10:45 am Aug. 9, 20121
In Tuesday night's 12-8 win over the Detroit Tigers, Curtis Granderson became the third New York Yankees center fielder to post back-to-back 30-homer seasons. The other two you may have heard of: Joe DiMaggio and Mickey Mantle.
Granderson obviously isn't in their company as a player, but the results of the move to bring him over from the Detroit Tigers prior to the 2010 season have been pretty spectacular.
And yet, there appears to be some disappointment about the year Granderson is having. His numbers are absolutely down from his 2011, when he hit 41 home runs, tallied 119 R.B.I., and finished fourth in the American League M.V.P. voting.
So far in 2012, his O.P.S.+ has dropped from 140 to 119, while defensive metrics have him falling from a slightly below-average center fielder to a well below-average one.
Now 31, Granderson's defensive decline is to be expected. Players typically decline defensively earlier than they do offensively, and that is especially true in a position like center field, which is so dependent on quickness.
But his offense is right in line with what it has been throughout his career, if not better. His 119 O.P.S.+ would be his best mark, other than 2011, since 2008, when he put up a 124 for the Tigers.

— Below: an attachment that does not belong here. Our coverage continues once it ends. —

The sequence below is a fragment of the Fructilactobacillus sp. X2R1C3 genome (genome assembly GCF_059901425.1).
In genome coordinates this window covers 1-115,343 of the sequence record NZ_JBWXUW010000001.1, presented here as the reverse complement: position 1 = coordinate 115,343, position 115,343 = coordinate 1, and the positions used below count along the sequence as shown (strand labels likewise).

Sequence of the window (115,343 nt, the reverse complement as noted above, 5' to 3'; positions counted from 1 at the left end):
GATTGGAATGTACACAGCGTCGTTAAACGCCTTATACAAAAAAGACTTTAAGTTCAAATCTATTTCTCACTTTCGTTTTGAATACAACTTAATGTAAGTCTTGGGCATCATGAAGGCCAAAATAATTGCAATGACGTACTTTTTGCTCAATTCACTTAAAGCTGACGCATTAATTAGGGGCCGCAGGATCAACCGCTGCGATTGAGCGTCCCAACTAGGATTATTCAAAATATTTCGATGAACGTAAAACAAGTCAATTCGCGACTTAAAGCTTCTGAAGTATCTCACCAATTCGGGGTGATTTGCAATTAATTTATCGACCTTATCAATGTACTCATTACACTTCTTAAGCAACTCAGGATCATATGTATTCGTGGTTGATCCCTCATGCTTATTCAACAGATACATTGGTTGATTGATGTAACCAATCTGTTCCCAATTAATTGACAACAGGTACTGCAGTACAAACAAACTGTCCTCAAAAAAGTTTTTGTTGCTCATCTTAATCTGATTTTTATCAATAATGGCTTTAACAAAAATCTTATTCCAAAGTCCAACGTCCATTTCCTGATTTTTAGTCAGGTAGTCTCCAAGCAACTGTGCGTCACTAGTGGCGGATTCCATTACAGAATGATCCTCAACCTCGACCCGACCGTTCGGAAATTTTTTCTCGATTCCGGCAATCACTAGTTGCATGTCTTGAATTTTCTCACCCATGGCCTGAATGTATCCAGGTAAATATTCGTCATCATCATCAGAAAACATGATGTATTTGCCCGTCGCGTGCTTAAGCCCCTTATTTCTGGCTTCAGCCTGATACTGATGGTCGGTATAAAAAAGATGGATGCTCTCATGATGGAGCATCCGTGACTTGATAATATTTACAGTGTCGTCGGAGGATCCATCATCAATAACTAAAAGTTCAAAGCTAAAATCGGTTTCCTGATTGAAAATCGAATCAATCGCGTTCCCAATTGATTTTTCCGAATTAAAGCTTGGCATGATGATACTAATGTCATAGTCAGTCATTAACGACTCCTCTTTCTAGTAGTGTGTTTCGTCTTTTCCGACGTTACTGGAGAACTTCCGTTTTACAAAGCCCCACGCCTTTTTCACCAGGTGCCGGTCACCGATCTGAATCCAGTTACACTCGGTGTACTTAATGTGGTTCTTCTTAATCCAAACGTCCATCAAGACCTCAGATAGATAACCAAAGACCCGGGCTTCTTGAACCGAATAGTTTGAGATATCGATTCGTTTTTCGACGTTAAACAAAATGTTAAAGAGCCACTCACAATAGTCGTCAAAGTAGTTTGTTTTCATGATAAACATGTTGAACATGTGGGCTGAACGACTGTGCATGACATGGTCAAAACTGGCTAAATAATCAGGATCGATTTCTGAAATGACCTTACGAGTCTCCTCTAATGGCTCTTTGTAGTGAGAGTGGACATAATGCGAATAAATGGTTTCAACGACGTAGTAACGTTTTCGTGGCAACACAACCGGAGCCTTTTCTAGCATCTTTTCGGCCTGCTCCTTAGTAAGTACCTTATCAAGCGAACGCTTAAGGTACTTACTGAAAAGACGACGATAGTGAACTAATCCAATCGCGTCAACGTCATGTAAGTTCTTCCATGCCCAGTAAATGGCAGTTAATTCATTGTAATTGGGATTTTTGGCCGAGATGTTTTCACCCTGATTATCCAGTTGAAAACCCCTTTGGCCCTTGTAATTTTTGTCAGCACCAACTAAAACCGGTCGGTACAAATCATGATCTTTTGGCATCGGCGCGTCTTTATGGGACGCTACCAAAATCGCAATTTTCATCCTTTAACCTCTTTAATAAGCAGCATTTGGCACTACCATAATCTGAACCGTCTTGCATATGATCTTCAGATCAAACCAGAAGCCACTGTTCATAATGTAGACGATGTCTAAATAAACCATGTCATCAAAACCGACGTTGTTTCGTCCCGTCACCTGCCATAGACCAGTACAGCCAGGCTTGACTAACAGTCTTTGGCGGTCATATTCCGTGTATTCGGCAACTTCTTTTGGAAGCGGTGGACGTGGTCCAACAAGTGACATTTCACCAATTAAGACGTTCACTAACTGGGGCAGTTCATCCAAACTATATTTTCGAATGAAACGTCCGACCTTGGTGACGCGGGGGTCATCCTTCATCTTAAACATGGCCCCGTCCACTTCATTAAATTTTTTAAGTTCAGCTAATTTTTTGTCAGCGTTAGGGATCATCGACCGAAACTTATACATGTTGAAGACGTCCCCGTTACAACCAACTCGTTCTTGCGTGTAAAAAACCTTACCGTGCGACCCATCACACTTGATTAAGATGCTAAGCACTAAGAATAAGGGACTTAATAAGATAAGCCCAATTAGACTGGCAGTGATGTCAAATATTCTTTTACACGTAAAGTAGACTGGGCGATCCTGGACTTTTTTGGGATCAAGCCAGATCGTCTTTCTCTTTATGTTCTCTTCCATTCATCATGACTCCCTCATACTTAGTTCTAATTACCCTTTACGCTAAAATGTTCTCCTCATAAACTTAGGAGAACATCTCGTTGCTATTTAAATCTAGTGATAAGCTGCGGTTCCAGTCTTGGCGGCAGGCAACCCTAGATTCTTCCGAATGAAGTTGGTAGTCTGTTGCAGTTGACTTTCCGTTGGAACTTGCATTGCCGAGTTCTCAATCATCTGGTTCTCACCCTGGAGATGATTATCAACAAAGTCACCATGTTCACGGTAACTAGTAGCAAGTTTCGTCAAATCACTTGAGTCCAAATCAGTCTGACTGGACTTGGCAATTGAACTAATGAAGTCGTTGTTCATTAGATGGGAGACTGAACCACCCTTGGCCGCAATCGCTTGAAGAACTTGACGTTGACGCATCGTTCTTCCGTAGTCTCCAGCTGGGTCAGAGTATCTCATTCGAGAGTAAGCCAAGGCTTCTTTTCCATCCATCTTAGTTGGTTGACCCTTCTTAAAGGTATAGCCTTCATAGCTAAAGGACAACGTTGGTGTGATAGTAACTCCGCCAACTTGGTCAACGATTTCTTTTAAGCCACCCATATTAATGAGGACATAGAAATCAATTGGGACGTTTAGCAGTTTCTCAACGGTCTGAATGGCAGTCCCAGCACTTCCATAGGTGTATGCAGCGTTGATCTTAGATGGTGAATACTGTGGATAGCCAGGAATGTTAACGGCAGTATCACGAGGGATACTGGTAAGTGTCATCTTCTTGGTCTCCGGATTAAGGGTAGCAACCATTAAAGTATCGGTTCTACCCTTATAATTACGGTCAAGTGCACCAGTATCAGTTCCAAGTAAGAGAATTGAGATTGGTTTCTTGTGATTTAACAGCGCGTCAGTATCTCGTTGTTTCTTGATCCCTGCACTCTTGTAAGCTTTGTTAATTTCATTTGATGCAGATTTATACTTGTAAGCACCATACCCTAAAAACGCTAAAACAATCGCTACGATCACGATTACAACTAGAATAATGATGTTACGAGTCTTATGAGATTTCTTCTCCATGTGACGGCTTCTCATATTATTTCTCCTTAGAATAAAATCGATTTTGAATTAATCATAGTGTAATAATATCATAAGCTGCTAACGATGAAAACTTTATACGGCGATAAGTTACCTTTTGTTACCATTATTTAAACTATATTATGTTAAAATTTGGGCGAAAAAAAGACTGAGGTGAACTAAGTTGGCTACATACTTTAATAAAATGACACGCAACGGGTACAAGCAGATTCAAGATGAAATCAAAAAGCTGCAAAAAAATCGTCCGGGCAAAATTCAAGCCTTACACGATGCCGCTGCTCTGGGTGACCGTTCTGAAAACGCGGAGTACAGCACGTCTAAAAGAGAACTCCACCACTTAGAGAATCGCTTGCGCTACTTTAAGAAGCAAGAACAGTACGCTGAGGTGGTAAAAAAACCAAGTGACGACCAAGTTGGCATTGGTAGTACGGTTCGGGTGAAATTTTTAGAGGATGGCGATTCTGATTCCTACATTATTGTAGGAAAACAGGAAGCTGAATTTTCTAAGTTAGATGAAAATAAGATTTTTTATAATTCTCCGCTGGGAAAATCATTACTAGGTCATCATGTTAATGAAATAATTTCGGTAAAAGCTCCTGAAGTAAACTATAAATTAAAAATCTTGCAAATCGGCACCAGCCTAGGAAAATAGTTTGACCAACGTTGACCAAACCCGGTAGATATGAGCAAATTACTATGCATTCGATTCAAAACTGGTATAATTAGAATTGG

His evolution as a hitter, however, has made a similar total offensive output far more valuable to the Yankees than it was to the Tigers. Simply put: he can hit lefties now.
From 2007-2009, Granderson's O.P.S. against left-handed pitchers was .494, .739 and .484. It remained an open question whether he would need to be platooned in New York. And he did little to assuage those questions in his first year with the Yankees, putting up a .647 O.P.S. against lefties in 2010.
But the key to his breakout 2011 wasn't a .902 O.P.S. against righties; it was his even better .944 mark against lefties. And he's been similarly consistent in 2012, with an .855 O.P.S. against righties, .796 against lefties.
Teams can no longer plan on utilizing lefty relievers to neutralize Granderson, or force the Yankees to pinch-hit for him in key spots late in games. He is a middle-of-the-order threat, no matter who is pitching now.
It's legitimate to ask whether Granderson will be a good long-term investment after 2013, when his team option completes. His defensive shortcomings could push him to a corner, where his offense, though more steady now, isn't particularly spectacular going forward. And he won't be cheap, given his production and center field reputation.
But for now, Granderson is a key player on the American League East's best team. That is plenty.